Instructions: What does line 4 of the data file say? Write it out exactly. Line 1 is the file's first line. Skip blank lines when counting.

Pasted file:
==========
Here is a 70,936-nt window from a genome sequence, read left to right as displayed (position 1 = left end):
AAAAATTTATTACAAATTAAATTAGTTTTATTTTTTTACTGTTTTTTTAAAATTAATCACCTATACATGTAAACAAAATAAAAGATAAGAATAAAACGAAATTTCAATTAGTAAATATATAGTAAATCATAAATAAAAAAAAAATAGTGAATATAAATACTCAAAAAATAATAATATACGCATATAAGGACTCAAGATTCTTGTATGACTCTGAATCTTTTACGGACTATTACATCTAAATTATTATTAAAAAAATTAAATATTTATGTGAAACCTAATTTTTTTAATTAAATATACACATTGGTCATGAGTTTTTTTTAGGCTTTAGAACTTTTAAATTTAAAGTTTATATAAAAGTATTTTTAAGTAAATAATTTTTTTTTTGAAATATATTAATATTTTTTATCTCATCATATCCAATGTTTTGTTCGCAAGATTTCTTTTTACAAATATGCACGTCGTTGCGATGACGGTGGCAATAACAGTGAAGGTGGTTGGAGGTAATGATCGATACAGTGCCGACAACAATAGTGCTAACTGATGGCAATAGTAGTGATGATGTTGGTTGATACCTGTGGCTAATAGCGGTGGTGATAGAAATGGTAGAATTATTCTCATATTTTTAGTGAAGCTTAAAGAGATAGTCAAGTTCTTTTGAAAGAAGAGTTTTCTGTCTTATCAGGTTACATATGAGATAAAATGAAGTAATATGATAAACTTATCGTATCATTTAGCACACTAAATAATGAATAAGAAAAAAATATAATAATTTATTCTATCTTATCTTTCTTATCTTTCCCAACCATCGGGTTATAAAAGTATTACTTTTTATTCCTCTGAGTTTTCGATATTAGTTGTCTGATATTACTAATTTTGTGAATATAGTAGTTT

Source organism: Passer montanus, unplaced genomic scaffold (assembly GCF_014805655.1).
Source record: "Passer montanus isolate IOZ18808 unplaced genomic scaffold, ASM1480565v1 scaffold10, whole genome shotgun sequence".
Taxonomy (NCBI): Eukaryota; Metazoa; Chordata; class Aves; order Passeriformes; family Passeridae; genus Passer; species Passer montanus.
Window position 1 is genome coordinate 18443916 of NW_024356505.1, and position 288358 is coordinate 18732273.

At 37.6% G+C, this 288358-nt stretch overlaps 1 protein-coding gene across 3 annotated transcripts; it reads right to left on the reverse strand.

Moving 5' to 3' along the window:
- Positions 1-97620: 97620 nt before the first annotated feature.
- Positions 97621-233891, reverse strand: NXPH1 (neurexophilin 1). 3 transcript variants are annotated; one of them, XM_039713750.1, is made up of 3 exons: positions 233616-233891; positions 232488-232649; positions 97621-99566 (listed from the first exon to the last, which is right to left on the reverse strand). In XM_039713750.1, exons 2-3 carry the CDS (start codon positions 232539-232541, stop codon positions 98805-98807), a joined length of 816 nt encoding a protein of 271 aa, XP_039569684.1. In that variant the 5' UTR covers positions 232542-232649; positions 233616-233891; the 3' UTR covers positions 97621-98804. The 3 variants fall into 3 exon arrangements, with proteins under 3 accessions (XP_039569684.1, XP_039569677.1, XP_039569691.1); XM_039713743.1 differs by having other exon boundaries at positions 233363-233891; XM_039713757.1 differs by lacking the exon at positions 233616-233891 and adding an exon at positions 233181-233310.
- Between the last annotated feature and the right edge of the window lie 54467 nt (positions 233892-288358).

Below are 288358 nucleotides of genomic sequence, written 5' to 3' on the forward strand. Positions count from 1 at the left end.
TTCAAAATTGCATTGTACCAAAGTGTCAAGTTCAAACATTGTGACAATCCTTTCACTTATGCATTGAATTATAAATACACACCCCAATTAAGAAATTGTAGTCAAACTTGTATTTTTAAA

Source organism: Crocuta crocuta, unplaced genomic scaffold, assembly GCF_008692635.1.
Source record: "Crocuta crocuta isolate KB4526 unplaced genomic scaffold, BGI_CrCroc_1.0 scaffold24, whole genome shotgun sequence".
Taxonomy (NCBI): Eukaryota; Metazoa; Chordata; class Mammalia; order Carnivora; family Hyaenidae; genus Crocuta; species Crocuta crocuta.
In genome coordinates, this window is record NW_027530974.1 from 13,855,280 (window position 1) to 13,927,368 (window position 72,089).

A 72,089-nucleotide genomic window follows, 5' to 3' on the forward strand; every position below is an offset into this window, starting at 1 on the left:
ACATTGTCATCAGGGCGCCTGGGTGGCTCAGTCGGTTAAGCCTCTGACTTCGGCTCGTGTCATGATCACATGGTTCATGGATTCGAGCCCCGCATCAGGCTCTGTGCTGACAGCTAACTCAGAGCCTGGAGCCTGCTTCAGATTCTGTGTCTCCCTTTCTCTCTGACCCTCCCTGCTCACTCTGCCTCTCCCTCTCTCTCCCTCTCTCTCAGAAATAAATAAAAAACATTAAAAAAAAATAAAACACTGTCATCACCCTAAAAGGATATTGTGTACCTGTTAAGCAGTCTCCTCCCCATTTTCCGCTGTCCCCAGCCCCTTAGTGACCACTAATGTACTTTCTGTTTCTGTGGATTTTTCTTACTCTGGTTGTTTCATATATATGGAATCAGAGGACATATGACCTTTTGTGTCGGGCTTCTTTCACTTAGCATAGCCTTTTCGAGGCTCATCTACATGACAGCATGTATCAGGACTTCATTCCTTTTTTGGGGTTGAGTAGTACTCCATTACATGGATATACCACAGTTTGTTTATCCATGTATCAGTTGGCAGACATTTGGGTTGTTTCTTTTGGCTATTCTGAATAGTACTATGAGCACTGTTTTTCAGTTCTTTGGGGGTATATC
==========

Source record: "Passer montanus isolate IOZ18808 unplaced genomic scaffold, ASM1480565v1 scaffold10, whole genome shotgun sequence".